Notable tenants of this United Nations–founded organization include protocols limiting the number of passengers that can land at any one time (100) and strict guidelines for how to interact with the wildlife (to start: lower your voices). A representative of IAATO happened to be onboard our expedition to ensure that rules were being followed in light of the growing polar tourism industry.
Quark also follows the guidelines set out by the Association of Arctic Expedition Cruise Operators (AECO), which promotes responsible travel, both environmentally and socially.
While sailing, guides educate guests on wildlife and their behaviors. Travelers are taught to remain quiet (no shouting or other loud noises) to avoid disturbing wildlife, says sustainability manager Lyndsey Lewis. Ships never move within 200 meters of a polar bear, and on Zodiac excursions, guides don’t follow swimming seals—and they steer clear of any seal pups.
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Quark also supports several organizations through onboard auctions: Proceeds support habitat restoration on the South Georgia and South Sandwich Islands (which has seen local bird populations increase in recent years as a result), as well as Penguin Watch, a citizen-science program that monitors penguin populations. (Lewis says that members of the Penguin Watch team often join expeditions in order to maintain equipment and continue research.)
Sustainable travel is a key part of the journey. So important, in fact, that on Earth Day 2019, Quark launched its Polar Promise: a commitment to protect the Arctic and Antarctic regions that includes responsible business practices, a reduction in carbon emissions, conservation work, and a polar ambassador program. In February 2020, it released its first Sustainability Report.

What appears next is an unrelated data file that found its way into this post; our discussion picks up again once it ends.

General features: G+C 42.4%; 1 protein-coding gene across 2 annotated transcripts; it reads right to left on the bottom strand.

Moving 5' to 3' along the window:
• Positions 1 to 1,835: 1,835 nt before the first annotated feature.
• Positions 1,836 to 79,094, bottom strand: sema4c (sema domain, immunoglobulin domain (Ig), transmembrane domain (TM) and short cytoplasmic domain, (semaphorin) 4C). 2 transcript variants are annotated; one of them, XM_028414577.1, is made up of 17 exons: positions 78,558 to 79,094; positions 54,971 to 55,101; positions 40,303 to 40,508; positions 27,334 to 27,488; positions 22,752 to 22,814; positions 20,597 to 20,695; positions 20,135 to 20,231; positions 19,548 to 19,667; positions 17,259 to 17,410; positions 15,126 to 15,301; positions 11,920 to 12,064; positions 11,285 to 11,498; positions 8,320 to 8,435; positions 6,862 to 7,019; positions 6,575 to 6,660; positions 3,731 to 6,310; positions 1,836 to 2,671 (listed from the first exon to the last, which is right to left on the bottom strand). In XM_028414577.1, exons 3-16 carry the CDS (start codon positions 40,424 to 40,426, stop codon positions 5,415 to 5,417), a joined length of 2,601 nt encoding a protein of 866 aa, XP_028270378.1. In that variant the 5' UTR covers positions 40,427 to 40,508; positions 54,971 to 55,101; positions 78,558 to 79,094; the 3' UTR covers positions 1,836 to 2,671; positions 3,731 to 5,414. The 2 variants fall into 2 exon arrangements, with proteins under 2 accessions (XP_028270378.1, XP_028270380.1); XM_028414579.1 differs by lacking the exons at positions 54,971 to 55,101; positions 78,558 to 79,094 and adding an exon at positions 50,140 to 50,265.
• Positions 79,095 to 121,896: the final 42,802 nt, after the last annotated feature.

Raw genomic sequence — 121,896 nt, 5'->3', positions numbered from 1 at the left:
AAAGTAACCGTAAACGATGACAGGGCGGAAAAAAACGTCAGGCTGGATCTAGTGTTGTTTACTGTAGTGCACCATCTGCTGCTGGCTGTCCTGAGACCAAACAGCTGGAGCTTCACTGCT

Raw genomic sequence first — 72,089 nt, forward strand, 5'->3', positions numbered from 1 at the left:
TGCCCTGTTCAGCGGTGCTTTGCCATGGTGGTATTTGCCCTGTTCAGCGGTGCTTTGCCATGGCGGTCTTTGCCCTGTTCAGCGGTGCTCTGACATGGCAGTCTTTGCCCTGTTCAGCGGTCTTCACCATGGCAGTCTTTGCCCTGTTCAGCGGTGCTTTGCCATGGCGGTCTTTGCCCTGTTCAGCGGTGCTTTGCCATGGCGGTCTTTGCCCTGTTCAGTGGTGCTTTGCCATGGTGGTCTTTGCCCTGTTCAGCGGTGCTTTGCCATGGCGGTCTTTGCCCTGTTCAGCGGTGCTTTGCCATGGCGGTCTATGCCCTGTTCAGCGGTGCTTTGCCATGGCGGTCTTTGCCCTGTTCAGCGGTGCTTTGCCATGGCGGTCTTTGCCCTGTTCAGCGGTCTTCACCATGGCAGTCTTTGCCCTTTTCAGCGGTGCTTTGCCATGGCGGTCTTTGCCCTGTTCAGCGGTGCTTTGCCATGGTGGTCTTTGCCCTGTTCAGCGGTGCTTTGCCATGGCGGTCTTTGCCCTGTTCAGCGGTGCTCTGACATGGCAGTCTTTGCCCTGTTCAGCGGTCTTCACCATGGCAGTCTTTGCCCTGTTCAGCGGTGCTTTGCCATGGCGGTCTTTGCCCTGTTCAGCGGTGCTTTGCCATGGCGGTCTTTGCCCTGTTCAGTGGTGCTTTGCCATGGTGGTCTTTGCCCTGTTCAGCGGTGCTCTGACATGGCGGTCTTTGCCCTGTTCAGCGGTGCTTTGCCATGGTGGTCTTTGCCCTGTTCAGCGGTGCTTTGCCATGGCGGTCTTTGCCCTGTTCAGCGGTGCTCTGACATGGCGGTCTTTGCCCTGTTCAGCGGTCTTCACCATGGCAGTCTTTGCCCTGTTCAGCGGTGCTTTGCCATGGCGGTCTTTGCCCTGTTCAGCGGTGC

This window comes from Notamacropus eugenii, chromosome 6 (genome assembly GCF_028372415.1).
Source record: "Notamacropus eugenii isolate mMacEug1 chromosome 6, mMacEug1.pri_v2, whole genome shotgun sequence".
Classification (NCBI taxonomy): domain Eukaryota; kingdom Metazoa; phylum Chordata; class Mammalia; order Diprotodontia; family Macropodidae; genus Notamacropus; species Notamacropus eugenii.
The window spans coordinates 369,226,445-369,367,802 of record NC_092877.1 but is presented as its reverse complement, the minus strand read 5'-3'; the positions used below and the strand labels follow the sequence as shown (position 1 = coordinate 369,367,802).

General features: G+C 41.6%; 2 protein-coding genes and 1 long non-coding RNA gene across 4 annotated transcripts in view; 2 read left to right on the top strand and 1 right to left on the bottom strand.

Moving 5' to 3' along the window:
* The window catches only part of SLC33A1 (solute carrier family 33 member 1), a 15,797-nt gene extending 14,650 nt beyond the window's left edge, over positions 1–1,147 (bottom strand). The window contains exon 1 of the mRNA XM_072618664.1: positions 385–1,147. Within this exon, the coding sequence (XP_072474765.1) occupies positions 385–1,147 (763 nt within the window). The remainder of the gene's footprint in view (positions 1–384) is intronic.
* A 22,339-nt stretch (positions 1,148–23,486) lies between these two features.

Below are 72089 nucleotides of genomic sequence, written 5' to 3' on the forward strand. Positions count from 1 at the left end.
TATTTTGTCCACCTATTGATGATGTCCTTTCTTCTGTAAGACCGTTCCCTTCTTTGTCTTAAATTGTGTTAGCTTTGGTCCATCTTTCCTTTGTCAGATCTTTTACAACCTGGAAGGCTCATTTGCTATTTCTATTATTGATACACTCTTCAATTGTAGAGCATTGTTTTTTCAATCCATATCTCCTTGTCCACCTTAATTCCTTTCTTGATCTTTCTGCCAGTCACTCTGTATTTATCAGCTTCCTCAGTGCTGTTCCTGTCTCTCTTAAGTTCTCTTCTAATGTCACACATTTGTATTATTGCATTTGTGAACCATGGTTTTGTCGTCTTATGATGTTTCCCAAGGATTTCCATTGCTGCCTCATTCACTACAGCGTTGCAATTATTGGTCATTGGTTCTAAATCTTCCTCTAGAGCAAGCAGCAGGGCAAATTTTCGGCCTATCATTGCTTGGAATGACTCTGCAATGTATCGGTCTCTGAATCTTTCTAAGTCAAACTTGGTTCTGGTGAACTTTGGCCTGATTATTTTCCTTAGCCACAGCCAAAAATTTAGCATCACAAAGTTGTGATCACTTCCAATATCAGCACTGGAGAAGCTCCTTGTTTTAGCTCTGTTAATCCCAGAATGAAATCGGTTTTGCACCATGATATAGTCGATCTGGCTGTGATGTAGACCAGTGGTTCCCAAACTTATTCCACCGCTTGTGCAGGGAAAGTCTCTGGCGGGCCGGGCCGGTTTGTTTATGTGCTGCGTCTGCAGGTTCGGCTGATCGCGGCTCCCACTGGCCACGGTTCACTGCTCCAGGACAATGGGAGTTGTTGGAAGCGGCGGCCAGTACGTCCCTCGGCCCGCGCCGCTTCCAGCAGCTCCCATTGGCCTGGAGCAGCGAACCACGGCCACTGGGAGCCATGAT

Quark Expeditions’ ships are specifically designed to operate more efficiently than traditional cruise ships, with new technology going into the engines and overall design.
In 2021, the company will launch Ultramarine, a 200-passenger ship featuring a micro-auto-gasification-system (MAGS), a fancy name for a waste-processing system that converts waste into energy, eliminating the need to transport it. The ship will also have a propulsion system similar to that of a Prius (part diesel and part electricity generated and captured from the engines); ecofriendly lighting; and a redesigned hull and propeller that minimize resistance, thereby conserving energy. The dynamic positioning capabilities (a system that positions ships in the water) of Ultramarine minimize wildlife disturbance, Lewis says.
Onboard, the commitment is just as rigorous. The company has eliminated single-use plastics, participates in the ship-focused SeaGreen recycling program in Ushuaia, and is working toward a fully zero-waste plan.
This balance between helping people see the polar regions and helping to protect them is a fine one.
“The polar regions are the last great frontiers for humankind to explore,” Lewis says. “But they also must be protected. David Attenborough said it best: ‘No one will protect what they don’t care about; and no one will care about what they haven’t experienced.’”
A growing number of tour operators offer options to Antarctica. The Antarctic and Southern Ocean Coalition runs reputable programs where donations support conservation education and advocacy.
In light of the pandemic, Quark has put a number of programs in place to protect both passengers and crew—and will likely add more as time goes on. Travelers and crew are screened daily; there are enhanced air filtration systems in place, socially distanced public spaces, and enhanced protocols (including deeper, more frequent cleaning and mask mandates onboard).
Since it’s so difficult to plan these days, the company also offers full refunds for any COVID-19 related cancellation, including on the day of departure. To travel with Quark, explore its 2021/2022 Antarctic departures.